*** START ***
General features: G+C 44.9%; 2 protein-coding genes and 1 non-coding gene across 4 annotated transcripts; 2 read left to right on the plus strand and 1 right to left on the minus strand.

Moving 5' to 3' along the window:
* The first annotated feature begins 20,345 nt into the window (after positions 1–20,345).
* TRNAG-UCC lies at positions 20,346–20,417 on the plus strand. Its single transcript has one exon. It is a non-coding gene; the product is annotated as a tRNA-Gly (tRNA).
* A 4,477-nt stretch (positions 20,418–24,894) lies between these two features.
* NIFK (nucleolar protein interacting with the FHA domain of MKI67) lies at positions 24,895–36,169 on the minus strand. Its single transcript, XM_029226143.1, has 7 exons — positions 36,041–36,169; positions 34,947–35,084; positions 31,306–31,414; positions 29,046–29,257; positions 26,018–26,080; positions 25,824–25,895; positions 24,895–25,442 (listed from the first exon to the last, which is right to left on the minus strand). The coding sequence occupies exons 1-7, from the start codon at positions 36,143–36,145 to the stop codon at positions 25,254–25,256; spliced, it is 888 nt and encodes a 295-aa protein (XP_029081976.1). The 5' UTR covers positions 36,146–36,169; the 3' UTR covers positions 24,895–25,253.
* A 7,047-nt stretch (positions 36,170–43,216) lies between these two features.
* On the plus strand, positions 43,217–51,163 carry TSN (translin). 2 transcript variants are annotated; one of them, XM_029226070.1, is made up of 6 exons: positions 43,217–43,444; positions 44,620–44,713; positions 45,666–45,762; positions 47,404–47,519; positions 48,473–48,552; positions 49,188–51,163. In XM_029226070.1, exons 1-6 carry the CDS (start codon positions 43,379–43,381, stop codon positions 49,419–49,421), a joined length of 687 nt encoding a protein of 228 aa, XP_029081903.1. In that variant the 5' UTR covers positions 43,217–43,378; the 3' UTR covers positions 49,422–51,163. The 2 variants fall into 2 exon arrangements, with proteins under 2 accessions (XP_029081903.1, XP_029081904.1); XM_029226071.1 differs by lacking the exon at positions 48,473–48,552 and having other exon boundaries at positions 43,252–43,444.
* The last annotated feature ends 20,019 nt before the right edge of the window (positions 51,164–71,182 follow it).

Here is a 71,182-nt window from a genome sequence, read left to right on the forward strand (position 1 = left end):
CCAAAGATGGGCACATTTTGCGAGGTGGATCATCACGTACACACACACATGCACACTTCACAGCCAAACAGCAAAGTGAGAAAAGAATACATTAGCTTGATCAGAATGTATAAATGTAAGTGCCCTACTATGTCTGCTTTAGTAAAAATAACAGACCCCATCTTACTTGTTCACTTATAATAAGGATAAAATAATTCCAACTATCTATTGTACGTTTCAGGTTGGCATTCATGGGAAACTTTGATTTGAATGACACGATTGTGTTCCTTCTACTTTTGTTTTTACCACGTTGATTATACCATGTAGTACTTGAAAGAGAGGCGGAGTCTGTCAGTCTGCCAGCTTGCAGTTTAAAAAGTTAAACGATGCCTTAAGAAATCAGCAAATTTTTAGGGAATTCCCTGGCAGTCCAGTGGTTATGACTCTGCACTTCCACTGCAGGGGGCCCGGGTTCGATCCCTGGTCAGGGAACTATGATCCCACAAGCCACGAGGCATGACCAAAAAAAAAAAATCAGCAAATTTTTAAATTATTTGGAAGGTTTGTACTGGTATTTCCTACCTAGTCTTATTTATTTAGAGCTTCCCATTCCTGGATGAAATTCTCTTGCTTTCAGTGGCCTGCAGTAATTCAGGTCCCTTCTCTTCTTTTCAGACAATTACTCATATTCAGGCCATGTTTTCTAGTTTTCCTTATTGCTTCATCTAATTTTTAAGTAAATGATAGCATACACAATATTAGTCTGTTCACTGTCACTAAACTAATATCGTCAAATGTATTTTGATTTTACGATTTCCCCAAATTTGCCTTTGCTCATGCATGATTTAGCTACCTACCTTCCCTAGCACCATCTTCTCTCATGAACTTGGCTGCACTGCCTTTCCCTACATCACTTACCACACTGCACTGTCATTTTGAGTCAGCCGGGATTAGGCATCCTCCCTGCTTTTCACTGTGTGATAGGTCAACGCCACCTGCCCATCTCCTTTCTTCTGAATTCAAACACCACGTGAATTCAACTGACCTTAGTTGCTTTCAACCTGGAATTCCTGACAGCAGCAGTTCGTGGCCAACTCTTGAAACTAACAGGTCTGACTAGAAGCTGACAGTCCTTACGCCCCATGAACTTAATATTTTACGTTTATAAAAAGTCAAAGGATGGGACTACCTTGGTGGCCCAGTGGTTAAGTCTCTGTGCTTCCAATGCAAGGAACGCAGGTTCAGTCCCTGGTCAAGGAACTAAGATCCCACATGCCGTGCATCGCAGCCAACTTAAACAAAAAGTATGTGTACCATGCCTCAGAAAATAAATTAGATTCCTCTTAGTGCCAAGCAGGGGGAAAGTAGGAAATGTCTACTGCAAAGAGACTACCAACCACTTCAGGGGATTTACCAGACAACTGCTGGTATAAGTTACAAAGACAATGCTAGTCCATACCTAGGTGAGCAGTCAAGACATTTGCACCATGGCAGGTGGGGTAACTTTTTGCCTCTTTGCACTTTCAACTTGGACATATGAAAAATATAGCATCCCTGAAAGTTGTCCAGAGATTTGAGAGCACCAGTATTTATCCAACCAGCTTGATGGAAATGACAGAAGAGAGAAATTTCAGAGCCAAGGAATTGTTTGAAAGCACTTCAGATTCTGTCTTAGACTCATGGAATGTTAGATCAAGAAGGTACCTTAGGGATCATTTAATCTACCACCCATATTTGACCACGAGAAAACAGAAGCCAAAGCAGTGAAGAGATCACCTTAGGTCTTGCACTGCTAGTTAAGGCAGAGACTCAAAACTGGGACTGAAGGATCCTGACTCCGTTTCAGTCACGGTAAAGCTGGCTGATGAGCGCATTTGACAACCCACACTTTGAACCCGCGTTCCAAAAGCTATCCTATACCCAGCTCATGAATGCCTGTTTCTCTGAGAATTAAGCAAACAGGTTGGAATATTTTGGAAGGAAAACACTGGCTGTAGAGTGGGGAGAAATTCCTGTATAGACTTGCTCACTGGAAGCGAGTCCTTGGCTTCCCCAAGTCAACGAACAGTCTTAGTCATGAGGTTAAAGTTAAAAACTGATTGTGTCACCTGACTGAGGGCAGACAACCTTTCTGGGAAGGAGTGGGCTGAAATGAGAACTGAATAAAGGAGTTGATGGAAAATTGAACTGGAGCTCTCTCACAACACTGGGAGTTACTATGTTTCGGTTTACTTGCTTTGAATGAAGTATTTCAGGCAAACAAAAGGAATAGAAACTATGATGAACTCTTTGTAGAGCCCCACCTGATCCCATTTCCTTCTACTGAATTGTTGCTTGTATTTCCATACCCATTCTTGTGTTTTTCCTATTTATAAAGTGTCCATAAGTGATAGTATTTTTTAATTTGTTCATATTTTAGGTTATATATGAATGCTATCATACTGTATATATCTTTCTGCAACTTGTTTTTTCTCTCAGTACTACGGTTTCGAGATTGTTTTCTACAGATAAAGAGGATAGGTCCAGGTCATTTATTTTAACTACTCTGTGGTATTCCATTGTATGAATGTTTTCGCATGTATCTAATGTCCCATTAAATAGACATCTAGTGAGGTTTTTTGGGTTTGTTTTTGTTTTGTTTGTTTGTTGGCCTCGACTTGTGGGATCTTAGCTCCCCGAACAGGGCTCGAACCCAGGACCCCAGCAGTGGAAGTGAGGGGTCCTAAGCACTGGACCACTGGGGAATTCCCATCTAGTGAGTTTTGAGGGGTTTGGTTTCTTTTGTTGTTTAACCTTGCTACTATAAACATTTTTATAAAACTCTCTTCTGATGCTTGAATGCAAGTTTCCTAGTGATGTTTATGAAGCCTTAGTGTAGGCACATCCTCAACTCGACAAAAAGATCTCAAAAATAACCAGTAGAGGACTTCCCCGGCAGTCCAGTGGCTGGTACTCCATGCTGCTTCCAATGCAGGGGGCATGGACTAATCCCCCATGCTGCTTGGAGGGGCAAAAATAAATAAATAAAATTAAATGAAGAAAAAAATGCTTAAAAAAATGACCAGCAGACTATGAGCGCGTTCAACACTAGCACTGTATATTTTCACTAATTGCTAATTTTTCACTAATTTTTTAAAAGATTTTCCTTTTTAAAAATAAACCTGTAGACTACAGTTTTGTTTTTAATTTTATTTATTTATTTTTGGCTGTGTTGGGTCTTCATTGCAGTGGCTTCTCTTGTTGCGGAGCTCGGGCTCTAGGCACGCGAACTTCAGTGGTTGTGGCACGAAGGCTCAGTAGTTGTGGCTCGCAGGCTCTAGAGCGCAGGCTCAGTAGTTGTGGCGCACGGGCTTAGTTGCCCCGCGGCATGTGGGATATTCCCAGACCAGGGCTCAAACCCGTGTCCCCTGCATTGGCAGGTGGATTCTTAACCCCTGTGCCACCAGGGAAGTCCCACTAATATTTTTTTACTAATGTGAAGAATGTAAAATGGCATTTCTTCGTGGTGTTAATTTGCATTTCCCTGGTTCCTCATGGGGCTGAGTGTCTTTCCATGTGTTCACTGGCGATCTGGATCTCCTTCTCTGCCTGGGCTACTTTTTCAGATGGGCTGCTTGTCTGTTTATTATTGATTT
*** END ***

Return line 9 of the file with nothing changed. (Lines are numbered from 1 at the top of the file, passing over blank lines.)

* The last annotated feature ends 20,019 nt before the right edge of the window (positions 51,164–71,182 follow it).